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  1. Default Best route from Raleigh, NC to St. Louis, Mo

    We will be driving from Raleigh, NC to St. Louis, MO on Dec 26 and wonder what the best route will be. We would like the route with least mountainous and less traffic. Any suggestion will be greatly appreciated! Happy holidays!

  2. #2
    Join Date
    Mar 2005
    Tucson, AZ

    Default Try This

    Welcome aboard the RoadTrip America Forums!

    Well, you do have to cross the Appalachians, and roads in general are designed and built to connect rather than avoid population centers. Still it is possible to design a route that will seem like what you've asked for. Remember that Interstate highways are built to design criteria which limit the steepness of any grade and the sharpness of any curve, so other than the scenery you really shouldn't feel as though you're driving through mountains. The worst part of your trip as far as congestion goes is the initial leg in North Carolina, and familiarity with parts of it should ease the burden. You just head west on I-40 through Greensboro to Winston-Salem where you switch over to US-52 up to join I-77 just west of Mount Airy. I-77 up to Charleston id probably the most mountainous portion of your drive, particularly the West Virginia Turnpike, but again it's excellent quality road, and if you just enjoy the beauty you should have a great time. At Charleston, hop on I-64 and take that the rest of the way to St. Louis. After you leave North Carolina, the only sizeable cities you'll hit are Charleston, Lexington and Louisville. not bad for a trip this long. You'll need two days for the drive and halfway would be roughly Huntington, WV.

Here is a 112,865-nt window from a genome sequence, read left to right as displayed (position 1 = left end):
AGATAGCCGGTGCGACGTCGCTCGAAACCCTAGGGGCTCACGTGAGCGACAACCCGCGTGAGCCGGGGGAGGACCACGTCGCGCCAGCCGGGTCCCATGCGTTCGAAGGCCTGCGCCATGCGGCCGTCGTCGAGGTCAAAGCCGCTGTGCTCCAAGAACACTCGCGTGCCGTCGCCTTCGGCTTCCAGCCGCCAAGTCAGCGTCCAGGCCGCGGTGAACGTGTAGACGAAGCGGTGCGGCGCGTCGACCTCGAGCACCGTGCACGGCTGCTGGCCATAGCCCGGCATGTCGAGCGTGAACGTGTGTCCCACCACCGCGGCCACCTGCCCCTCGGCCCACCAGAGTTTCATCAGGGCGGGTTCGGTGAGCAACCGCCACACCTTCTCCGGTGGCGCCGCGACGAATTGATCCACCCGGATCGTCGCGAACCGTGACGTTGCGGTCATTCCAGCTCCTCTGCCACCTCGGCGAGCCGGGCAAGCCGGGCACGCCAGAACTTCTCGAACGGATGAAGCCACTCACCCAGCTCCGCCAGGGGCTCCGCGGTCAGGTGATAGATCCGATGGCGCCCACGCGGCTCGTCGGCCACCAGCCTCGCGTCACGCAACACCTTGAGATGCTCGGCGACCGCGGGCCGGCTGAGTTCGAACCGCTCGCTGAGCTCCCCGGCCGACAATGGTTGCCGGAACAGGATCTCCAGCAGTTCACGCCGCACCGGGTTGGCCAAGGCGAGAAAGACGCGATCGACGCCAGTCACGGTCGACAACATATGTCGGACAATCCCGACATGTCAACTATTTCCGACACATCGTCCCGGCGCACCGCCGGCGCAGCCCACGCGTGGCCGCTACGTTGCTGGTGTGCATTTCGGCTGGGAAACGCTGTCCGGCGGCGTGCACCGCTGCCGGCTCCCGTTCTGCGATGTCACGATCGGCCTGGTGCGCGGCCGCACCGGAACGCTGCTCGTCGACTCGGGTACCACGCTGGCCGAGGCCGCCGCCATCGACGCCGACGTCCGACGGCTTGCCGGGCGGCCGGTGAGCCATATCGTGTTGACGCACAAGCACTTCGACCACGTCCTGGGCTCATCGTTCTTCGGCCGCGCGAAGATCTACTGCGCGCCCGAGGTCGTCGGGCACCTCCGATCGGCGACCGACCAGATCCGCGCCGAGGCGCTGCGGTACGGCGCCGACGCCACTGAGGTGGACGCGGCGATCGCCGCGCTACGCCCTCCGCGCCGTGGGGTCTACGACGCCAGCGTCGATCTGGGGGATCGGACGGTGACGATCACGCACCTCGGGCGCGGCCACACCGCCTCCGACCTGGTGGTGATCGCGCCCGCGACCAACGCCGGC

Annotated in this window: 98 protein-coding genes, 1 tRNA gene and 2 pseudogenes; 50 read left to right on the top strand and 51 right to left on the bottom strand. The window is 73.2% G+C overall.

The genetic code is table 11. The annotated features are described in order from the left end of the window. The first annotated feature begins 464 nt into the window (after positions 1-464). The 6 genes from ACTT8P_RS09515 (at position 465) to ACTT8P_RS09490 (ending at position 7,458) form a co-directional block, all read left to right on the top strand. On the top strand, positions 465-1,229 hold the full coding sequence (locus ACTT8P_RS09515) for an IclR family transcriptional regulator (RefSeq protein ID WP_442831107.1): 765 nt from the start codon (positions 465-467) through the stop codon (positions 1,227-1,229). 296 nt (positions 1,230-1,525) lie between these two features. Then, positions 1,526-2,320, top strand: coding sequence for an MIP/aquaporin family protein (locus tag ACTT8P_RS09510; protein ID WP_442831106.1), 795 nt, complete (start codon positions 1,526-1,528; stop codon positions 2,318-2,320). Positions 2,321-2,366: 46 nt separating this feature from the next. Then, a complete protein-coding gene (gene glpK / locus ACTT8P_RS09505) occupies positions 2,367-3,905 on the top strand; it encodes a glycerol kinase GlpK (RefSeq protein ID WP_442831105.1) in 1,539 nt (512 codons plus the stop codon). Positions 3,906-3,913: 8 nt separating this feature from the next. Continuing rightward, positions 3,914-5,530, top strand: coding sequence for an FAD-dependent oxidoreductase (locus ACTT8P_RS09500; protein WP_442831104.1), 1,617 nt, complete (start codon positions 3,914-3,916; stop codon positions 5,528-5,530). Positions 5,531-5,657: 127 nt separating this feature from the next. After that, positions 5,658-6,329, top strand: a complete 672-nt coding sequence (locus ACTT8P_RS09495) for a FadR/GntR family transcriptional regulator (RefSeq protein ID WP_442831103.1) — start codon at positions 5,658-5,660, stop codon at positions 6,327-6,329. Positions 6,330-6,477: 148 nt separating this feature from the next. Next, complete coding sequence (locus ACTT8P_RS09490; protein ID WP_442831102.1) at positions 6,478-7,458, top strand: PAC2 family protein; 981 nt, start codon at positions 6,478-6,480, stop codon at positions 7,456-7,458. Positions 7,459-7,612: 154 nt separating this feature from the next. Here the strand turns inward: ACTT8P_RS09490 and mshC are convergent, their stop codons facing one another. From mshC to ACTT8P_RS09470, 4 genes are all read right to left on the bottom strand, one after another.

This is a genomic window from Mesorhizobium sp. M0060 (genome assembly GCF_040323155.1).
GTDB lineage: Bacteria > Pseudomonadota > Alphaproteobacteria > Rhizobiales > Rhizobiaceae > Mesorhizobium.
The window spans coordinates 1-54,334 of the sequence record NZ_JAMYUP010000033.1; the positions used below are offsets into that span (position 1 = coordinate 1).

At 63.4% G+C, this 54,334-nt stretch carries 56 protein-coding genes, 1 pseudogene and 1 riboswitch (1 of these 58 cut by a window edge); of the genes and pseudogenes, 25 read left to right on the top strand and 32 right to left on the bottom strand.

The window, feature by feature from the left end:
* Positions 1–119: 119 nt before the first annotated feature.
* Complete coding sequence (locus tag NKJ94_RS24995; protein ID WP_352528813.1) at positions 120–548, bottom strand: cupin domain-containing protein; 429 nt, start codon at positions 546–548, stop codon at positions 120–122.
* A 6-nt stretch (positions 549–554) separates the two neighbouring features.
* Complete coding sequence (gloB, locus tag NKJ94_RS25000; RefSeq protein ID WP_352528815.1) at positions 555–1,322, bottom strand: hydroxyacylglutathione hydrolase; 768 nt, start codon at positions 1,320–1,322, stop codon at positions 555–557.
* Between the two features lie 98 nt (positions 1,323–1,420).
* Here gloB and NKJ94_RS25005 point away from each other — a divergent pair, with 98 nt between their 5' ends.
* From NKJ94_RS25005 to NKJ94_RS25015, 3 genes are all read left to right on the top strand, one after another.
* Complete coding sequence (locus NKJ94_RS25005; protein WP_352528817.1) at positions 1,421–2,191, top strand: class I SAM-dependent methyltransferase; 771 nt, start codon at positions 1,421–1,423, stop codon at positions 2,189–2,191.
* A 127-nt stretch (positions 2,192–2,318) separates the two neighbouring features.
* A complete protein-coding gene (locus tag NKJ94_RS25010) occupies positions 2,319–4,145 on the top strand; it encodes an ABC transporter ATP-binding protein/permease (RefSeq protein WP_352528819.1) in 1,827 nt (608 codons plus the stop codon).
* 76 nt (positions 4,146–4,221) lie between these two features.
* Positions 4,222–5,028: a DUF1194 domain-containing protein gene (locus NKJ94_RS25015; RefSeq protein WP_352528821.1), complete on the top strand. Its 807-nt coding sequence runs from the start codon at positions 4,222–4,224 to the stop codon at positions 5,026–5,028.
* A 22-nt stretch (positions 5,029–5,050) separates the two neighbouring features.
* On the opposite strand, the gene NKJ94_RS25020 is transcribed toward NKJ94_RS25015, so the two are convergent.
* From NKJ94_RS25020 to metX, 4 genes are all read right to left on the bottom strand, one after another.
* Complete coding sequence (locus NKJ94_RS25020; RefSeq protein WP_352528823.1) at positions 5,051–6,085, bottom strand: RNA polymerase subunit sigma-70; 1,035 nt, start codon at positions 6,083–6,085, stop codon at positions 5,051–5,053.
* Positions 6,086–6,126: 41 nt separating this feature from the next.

3. #3
    Join Date
    May 2003
    Green County, Wisconsin

    Default the bigger suggestion

    Welcome to the RTA Forum!

    Before we get into routing, it first must be noted that the shortest possible route makes this nearly an 850 mile day. That's a brutal day on the road and in the best case its going to take you 16 hours. That's vastly more than professional drivers are allowed to do, and significantly more than we recommend for a single day, even with multiple drivers.

    On top of that you've got a winter weather system that is moving through the Southeast bringing snow to places like Atlanta and Nashville that simply aren't adept to dealing with winter weather. That will make it very likely that you're going to see additional delays. I'd strongly recommend you plan to spend a night on the road for this trip.

    The most direct route is I-77 to I-64. It will involve some mountain travel - which simply is not avoidable in this case. However, traffic should really not be a major issue. The other option would be I-40 to I-24 right through Nashville which adds about 20 more miles. Double check the forecasts, because that might be a better choice depending upon the path of the storm.

  4. #4

    Default What I'm going to do on Thursday

    Hello jd,

    I'm also in Raleigh and am due to depart for a long RoadTrip west on Thursday. It'll be my 4th cross-country RoadTrip in the last 8 years and my 3rd since late 2007.

    While the numbers don't lie in terms of the I-77 to I-64 at Charleston, WV route, it is the not the route I will take next week. The roughly 160 miles between Mt Airy, NC and Charleston, WV are very much up-and-down as you cross the Blue Ridge, the Valley and Ridge, and the Alleghany/Cumberland Mountains back-to-back-to-back. When I last drove the stretch from Charleston back into NC in 2002, it was the worst roadway surface I'd seen on what was a 6,000 mile RoadTrip that summer--concrete Interstate all broken up and patched and very rough. Perhaps it's been repaired and is smoother now, but that doesn't change the fact that you're in the mountains much farther than my route, below:

    I'll take I-40 all the way from here in Raleigh to Nashville, TN, thence I-24 slanting northwest to and through Paducah, KY to I-57 in southern IL, then connecting to I-64 at Mount Vernon. From my Raleigh residence to Mt Vernon via my route is 20 miles farther than the I-77 route.